Martin O'Neill and his assistant have left their roles by mutual consent
What next for Roy Keane's managerial career after Republic of Ireland exit?
Among the fantastically entertaining stories in Roy Keane's second autobiography Second Half is a passage during his disastrous spell as Ipswich Town manager.
It's fair to say that Keane didn't settle to the sleepier way of life in East Anglia after his years spent winning trophies with one of the biggest club's in the world in Manchester.
Other than his side's appalling results, his dislike of the way transfers were dealt with and just how friendly everyone was, he was particularly irked by the colour of the kit.
“Rangers, City, sorry, I can’t be doing with blue,” he said in an interview following the release of the book in 2014. “Childish? Yeah, obviously. But I did once say to the owner, ‘Any chance we might be able to change the colour of the kit?’
“He said, ‘Nah, there’d be uproar’. Which at Ipswich meant four people taking to the streets.”
Keane is now out of a job after his spell as assistant manager of the Republic of Ireland came to an end on Wednesday. Manager Martin O'Neill also left with the pair having been appointed in 2013. Ireland haven't won a competitive game this year and were relegated from Uefa Nations League Group B4.
In O'Neill's parting statement he describes Keane as "an inspirational figure in the world of football".
Despite this "inspirational" perception, it is questionable as to how Keane will now rebuild his managerial career - that's if he even wants to.
Apart from his miraculous first season at Sunderland when he took them from the relegation zone to promotion to the Premier League and then kept them there the following season, nothing about Keane's recent past suggests he is cut out for top-level management.
Ipswich, as mentioned, is best left forgotten. After that came the Republic role and a brief spell as No 2 at Aston Villa.
But it is what happens off the pitch as much as on it which has scarred Keane's reputation.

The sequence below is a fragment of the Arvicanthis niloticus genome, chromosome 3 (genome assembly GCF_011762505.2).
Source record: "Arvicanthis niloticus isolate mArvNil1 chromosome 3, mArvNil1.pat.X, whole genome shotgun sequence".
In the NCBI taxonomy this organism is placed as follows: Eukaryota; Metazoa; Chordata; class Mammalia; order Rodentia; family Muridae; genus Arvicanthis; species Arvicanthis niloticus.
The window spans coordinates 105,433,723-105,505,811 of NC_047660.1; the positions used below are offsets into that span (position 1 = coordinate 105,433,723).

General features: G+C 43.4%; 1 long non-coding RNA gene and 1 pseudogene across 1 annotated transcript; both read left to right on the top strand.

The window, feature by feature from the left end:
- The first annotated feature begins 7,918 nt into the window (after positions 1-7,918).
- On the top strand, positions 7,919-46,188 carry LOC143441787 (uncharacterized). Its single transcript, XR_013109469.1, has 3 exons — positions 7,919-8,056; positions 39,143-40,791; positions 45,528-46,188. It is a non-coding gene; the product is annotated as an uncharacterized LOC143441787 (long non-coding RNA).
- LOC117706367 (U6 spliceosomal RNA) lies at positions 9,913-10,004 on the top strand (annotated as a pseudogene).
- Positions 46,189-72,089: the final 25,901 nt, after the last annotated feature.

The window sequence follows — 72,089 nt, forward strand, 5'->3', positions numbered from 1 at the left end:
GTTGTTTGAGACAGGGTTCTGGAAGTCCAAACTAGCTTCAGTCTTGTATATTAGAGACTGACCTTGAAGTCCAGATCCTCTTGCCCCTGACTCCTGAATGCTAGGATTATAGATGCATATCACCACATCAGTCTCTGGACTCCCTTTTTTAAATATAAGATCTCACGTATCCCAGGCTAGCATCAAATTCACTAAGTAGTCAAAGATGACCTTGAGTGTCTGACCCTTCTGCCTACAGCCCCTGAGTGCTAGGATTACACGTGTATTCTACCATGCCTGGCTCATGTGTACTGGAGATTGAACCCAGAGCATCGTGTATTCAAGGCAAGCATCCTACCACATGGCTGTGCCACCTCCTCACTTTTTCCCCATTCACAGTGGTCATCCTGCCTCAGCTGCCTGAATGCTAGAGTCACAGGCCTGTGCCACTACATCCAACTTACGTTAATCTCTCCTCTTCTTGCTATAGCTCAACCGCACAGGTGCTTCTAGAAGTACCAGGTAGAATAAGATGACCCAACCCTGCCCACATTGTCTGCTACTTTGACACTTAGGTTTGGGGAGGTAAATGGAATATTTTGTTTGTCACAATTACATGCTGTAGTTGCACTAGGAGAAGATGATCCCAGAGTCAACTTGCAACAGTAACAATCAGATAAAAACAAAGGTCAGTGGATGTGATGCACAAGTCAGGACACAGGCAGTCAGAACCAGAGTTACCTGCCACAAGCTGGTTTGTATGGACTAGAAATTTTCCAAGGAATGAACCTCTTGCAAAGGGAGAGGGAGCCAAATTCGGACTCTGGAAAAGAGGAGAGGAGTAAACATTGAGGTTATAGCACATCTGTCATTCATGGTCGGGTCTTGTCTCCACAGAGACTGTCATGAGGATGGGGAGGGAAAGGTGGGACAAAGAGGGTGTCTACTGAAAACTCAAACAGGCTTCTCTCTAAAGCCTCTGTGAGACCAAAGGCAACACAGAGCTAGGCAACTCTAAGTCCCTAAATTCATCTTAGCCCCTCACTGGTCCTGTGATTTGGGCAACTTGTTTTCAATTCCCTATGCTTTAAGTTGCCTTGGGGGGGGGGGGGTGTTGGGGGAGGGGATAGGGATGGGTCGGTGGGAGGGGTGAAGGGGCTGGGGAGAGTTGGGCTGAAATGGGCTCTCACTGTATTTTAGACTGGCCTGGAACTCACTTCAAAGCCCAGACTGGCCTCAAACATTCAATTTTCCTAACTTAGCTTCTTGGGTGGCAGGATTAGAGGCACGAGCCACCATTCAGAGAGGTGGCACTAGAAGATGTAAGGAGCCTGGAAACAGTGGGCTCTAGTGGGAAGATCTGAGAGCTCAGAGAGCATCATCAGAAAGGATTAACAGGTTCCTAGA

This year saw the rumpus involving Ireland players Harry Arter and Jonathan Walters (with whom Keane has history - graphically played out in his book), and an audio message from fellow player Stephen Ward which describes the heated incident.
Keane's knowledge of what happens on the pitch has rarely come into question. His television work has shown his eye for detail, his appreciation of players with ability and a hunger to win.
In the back of the mind, however, plays out the image of him karate kicking the tactics board while at Sunderland, and having some argy-bargy in his office with Walters at Ipswich.
In this era of mega-money TV deals and the need for short-term fixes to stave off the financial threat of relegation, Keane may be considered by a club needing a firebrand to jolt its players into action. But for a man who probably wouldn't want the risk of relegation on his CV, or need the personal income, this is an unlikely move.
There was talk of him being the heir to O'Neill as Ireland manager. Mick McCarthy has emerged as the early favourite to take the job, and he of course is another reminder of Keane's volatility after their infamous blow-out in Saipan ahead of the 2002 World Cup.
Could managing in China, France or Spain be the answer to kick-start Keane's managerial career? Or does he want to put this chapter to bed and be remembered for what he achieved as a player rather than his failures as a manager?
If Keane doesn't resurface again in football, he has least provided us with almost endless entertainment and drama.
And one thing's for sure - he won't be actively seeking out a team that plays in blue.